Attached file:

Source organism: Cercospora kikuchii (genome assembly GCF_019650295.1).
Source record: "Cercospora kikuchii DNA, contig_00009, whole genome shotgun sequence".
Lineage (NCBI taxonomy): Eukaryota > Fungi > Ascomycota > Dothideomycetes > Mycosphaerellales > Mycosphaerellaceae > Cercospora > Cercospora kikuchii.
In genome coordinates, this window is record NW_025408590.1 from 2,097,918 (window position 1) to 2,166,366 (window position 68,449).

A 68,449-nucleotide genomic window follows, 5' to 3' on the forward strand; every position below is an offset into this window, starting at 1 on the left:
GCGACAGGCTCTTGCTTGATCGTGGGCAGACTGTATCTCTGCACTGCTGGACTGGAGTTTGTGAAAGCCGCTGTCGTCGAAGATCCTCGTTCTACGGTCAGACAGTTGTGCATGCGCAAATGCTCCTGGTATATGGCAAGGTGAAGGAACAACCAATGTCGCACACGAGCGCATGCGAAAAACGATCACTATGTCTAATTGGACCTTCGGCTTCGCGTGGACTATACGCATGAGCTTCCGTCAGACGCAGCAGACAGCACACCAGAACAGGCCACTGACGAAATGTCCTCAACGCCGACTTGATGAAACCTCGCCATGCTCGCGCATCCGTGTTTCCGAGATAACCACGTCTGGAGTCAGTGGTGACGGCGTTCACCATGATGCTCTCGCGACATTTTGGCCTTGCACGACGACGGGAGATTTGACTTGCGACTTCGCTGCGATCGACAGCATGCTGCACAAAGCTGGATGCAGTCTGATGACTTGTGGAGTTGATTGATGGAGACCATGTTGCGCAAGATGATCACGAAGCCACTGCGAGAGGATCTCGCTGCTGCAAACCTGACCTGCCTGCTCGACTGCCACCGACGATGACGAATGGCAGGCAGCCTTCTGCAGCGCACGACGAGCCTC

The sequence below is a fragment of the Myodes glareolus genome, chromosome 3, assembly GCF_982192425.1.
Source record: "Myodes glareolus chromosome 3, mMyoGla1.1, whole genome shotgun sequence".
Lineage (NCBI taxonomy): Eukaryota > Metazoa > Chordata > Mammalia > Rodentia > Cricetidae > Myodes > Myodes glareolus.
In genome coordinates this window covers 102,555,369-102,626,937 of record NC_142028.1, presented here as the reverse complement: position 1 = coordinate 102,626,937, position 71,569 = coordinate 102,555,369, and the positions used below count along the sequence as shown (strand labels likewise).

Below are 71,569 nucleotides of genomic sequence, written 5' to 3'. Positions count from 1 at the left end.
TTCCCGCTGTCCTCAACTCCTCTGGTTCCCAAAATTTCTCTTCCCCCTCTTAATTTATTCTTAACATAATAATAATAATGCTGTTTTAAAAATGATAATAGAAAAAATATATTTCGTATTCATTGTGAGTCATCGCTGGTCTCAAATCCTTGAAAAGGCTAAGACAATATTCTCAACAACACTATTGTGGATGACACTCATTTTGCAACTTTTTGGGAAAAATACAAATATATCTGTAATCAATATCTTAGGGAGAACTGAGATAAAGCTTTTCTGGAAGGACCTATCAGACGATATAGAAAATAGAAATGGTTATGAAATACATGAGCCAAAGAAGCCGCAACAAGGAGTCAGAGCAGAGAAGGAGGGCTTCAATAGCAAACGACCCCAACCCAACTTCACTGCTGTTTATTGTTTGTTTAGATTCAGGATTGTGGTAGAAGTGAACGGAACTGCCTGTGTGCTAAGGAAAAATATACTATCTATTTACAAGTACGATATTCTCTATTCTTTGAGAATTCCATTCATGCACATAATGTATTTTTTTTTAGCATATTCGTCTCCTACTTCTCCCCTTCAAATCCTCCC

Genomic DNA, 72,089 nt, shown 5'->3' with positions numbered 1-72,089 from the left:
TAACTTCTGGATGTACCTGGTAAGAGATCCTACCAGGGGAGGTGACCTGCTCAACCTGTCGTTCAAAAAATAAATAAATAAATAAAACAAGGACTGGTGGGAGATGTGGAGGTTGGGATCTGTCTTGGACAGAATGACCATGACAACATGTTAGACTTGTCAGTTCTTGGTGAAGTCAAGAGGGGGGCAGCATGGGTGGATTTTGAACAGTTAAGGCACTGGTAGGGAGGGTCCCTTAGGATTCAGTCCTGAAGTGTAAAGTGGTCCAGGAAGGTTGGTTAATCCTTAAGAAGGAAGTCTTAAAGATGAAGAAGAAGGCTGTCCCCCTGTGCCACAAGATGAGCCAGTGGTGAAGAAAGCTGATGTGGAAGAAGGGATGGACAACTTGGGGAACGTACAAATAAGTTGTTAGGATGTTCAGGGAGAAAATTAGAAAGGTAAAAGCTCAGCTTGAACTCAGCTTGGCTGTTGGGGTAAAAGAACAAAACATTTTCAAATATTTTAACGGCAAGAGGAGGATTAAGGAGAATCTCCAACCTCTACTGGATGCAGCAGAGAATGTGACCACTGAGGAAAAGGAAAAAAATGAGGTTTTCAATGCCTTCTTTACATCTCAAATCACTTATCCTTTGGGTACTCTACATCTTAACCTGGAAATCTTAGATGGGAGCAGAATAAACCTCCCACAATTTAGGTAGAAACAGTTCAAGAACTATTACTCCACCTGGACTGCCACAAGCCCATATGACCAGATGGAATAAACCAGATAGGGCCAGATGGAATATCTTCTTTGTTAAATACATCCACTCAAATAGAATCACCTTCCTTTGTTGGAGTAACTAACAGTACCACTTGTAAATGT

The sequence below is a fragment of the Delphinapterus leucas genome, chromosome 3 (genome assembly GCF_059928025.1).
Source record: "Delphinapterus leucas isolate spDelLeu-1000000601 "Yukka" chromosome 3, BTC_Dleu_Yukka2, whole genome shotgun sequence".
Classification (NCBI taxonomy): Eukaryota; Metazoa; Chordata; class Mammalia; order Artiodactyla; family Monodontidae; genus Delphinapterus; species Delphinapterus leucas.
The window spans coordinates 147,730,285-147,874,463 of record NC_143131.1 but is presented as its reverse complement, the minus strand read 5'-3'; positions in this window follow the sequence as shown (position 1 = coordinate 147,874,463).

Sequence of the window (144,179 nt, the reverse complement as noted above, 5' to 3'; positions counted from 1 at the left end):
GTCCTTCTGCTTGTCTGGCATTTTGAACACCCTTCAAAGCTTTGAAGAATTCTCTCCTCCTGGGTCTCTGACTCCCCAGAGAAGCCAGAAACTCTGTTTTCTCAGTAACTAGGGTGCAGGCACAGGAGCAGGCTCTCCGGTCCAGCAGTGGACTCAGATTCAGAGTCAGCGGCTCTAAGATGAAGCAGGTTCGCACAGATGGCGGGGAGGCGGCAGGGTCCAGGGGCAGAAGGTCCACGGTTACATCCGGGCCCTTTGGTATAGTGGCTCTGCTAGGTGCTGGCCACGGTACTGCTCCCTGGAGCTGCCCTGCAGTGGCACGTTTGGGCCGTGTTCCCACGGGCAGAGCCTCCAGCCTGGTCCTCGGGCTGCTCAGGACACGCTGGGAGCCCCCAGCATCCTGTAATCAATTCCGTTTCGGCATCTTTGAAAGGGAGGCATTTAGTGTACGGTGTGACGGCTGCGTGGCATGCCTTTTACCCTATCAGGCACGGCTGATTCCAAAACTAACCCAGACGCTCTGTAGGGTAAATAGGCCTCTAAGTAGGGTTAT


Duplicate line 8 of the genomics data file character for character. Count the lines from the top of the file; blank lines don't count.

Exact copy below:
Source record: "Myodes glareolus chromosome 3, mMyoGla1.1, whole genome shotgun sequence".